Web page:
Refugees and migrants packed onto an inflatable dinghy reach Mytilene on the Greek island of Lesbos after crossing the Aegean from Turkey, on 17 February 2016 Aris Messinis/AFP

This has been a grim year for migrants crossing the Mediterranean Sea into Europe. The United Nations says a record 5,000 migrants have drowned, mostly on the Libya-to-Italy route.

The International Organisation for Migration (IOM) figures show that 358,403 people entered Europe by Sea in 2016, most of who arrived in Greece and Italy. The number of migrants entering Europe by sea has decreased this year. Even so this makes 2016 the deadliest year on record. An average of 14 people have died every day in the Mediterranean Sea during 2016.

Last year when a million people crossed the Mediterranean, 3,771 causalities were recorded. That figure was surpassed in October when the death toll hit 3,800. Following two shipwrecks last week of the Italian coast, in which 100 mostly West African migrants perished, the death toll has now reached 5,000.

This is a terrible milestone. These are innocent men, women and children who have lost their lives seeking a better life in Europe. Their deaths should be a wake-up call for European leaders to take decisive action. Yet, EU states continue to militarise Europe's borders, and maintain a policy that lets migrants die as a way of deterring others from coming.

Several EU states have focused on closing their external borders. Hungary has promised to build a new fence along its southern border, which will add to its 500km razor-wire fence it built last year on its border with Croatia and Serbia. Meanwhile, Austria has closed its border to almost all asylum seekers.

Migration has in recent years become a huge issue for voters across Europe, and has driven many into the arms of populist right wing parties.

The EU may be facing a myriad of problems, but it still remains the largest economy in the world. It can and should do more to avoid these unnecessary deaths. Migrants come to Europe in part because of the freedoms we enjoy. This is what inspires so many migrants to risk their lives in search of a European dream.

This year the migrant crisis has rarely hit the headlines and it has slipped from the public view, but it has not disappeared. Italy has received record numbers this year and is struggling to cope with the influx of migrants reaching its shores. This year marks not just the worst annual death toll ever recorded in the Mediterranean Sea, but also the year in which Europe stopped caring.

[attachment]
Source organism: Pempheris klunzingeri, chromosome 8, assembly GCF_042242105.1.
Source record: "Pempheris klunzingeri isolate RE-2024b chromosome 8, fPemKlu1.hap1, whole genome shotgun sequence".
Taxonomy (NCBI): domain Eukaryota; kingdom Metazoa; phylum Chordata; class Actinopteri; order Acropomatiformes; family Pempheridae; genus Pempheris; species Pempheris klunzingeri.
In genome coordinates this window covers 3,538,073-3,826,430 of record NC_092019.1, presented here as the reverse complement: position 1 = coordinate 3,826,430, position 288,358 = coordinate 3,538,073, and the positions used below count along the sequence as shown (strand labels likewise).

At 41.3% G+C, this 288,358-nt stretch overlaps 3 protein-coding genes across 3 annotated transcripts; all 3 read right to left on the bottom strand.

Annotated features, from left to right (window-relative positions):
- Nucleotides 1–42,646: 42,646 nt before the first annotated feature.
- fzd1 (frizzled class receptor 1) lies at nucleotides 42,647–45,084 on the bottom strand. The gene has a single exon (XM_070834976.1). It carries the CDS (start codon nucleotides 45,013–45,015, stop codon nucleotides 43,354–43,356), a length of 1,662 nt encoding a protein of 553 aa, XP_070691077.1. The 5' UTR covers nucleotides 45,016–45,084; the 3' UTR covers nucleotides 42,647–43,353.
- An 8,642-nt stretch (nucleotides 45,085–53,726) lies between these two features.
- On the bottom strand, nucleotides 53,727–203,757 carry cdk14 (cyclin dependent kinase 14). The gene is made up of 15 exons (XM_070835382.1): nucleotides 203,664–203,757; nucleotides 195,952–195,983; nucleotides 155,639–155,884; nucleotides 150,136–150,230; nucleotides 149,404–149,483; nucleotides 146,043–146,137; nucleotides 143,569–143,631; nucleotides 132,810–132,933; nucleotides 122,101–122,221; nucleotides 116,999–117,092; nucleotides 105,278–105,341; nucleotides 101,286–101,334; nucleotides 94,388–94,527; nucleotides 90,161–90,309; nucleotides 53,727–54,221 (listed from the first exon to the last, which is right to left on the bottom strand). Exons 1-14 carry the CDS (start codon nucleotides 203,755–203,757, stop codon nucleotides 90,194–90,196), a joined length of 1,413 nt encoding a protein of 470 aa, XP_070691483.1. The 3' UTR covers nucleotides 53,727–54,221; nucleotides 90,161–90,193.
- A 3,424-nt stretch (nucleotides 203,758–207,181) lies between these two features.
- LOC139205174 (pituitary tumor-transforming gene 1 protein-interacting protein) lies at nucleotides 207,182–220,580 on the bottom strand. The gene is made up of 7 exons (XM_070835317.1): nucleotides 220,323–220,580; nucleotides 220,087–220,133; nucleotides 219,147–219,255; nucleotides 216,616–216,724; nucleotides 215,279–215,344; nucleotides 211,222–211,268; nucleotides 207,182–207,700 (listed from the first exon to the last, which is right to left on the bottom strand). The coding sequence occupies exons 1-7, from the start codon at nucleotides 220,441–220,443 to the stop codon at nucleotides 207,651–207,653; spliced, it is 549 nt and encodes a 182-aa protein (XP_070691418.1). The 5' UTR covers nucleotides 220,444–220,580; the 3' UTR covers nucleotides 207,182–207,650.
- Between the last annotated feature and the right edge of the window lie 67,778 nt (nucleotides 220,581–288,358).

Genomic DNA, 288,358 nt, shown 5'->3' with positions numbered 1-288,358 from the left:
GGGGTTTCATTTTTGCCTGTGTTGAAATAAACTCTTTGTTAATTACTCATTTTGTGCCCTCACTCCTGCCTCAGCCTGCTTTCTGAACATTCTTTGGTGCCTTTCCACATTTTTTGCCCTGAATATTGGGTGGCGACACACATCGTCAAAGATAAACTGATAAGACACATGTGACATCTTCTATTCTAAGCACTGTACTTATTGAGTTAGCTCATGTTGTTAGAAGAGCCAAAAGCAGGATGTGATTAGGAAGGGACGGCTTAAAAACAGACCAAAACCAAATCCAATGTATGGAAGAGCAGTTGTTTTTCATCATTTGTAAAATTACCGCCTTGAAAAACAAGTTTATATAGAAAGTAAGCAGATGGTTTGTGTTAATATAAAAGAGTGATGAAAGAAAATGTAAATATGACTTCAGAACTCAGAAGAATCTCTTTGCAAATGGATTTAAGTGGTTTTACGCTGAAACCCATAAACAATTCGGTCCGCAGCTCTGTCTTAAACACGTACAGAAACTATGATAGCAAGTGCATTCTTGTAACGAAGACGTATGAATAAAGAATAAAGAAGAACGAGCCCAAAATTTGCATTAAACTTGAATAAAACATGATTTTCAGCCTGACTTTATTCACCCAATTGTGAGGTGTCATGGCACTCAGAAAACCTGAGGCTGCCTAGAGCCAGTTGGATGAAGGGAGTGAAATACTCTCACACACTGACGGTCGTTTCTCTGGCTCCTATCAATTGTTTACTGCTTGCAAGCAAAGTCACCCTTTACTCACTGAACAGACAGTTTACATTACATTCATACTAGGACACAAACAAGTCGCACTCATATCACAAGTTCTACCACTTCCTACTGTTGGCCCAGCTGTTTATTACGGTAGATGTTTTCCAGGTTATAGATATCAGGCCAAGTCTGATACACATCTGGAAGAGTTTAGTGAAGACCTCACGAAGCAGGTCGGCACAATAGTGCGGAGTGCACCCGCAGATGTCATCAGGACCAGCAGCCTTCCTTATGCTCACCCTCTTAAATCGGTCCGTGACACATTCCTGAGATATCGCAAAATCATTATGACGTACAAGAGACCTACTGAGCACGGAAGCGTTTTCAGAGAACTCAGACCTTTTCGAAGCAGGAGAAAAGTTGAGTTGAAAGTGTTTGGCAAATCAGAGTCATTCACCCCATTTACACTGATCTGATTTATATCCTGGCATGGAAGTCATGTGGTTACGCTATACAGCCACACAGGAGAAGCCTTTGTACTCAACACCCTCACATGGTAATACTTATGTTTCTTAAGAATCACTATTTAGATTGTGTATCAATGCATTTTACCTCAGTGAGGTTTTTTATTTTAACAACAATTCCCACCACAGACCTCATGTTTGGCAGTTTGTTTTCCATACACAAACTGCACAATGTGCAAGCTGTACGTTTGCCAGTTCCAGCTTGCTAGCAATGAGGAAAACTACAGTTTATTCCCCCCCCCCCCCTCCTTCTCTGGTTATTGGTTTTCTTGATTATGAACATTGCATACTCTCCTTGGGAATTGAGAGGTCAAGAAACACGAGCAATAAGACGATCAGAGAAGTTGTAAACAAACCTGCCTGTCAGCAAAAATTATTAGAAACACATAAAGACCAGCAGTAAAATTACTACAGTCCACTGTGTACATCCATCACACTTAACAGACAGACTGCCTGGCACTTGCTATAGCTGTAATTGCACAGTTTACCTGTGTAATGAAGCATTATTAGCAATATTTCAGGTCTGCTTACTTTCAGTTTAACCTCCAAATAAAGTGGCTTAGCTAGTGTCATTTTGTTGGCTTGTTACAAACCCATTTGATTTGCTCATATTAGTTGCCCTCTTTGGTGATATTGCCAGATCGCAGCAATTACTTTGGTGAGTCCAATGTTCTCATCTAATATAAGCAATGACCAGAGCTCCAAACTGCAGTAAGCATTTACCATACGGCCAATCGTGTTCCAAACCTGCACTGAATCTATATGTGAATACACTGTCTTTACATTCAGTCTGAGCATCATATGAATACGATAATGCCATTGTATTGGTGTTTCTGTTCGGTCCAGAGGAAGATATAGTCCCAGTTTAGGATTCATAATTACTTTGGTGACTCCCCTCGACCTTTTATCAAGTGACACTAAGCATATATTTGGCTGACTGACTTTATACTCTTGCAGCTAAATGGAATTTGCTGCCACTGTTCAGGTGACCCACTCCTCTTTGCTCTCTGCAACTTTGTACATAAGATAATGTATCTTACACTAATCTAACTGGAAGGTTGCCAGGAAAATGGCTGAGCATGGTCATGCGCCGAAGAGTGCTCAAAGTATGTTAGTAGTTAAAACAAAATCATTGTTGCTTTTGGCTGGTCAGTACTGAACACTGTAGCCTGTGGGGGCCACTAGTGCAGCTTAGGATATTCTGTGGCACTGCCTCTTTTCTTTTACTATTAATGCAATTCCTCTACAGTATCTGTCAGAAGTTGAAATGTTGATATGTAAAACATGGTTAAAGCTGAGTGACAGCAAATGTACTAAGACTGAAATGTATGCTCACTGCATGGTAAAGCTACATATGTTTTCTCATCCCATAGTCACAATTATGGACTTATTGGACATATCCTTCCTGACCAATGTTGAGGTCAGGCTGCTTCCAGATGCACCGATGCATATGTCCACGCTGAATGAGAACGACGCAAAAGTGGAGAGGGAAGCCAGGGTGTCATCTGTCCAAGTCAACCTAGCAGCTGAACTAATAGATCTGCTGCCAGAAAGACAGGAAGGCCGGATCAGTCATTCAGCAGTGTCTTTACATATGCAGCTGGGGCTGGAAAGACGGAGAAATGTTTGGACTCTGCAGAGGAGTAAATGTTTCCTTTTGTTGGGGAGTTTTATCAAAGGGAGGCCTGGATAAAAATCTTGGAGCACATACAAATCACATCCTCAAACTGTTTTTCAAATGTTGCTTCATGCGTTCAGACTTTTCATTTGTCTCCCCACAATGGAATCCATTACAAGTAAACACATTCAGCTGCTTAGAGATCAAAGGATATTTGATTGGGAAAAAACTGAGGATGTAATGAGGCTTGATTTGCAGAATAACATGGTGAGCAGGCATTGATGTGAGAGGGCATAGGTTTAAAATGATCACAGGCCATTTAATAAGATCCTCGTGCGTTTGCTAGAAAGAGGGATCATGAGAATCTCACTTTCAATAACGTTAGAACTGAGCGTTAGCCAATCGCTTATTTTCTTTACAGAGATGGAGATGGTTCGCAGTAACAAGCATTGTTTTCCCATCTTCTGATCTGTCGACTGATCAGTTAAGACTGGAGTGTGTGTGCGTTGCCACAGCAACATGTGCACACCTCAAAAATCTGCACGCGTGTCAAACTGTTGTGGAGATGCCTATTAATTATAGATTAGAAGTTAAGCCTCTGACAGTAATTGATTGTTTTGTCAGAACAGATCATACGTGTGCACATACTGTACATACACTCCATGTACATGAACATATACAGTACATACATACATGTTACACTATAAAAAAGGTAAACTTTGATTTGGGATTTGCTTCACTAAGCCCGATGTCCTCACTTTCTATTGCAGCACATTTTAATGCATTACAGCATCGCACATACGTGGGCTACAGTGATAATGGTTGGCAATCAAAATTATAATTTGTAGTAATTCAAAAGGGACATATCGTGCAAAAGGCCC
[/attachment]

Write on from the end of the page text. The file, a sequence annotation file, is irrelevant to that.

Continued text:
Next year will not bring a solution to this crisis; it may in fact complicate matters. The EU faces a crucial year with elections in three key member states and the start of the Brexit negotiations.

There are elections in the Netherlands in March, where Geert Wilder's Party for Freedom has led polls for months and may unseat the government of Prime Minister Mark Rutte. April sees the first round of the French presidential elections, where the Front National leader Marie Le Pen might make it to the second round of the elections in May.

In the autumn Angela Merkel will seek a historic fourth term as Chancellor of Germany. She has been badly damaged by her policy to let refugees into Germany in 2015, and she has said in 2016 that there will be no repeat of that policy. Plus the recent terrorist attacks in Berlin have badly shaken Germany. There is no guarantee that Merkel will win a fourth term.

Europe may continue with the same policies in 2017 of pushing away its migrant problem, but that will not stop migrants from coming.

This all poses a huge challenge for Europe's capacity to deal with the deaths of migrants in the Mediterranean. Migration has in recent years become a huge issue for voters across Europe, and has driven many into the arms of populist right wing parties.

In 2017 there may be many more migrant deaths before we see EU leaders come together to provide long-term solutions to this crisis. At least in the short term there is little Europe can do to stem the tide of migrants coming. The journeys migrants make start far from the EU's borders. But, in the meantime the issue has been the unwillingness to view the problem as a humanitarian one that requires not only a search and rescue mission, but also willingness on the part of European states to welcome and resettle migrants.

Europe may continue with the same policies in 2017 of pushing away its migrant 'problem', but that will not stop migrants from coming. If Europe is serious in ending these unnecessary deaths, then it needs to provide safe passage and legal routes for migrants to come to Europe. But, in the end the issues can only be resolved on the ground in developing countries by tackling poverty and joblessness.

To end this tide of human misery into Europe, then we must look to the source countries. But, this will take time; it's hard to see short-term solution to Syria's civil war or an end of Eritrea's brutal dictatorship.

Ismail Einashe is a freelance journalist, researcher and a contributing editor at Warscapes, a foreign affairs magazine. He tweets @IsmailEinashe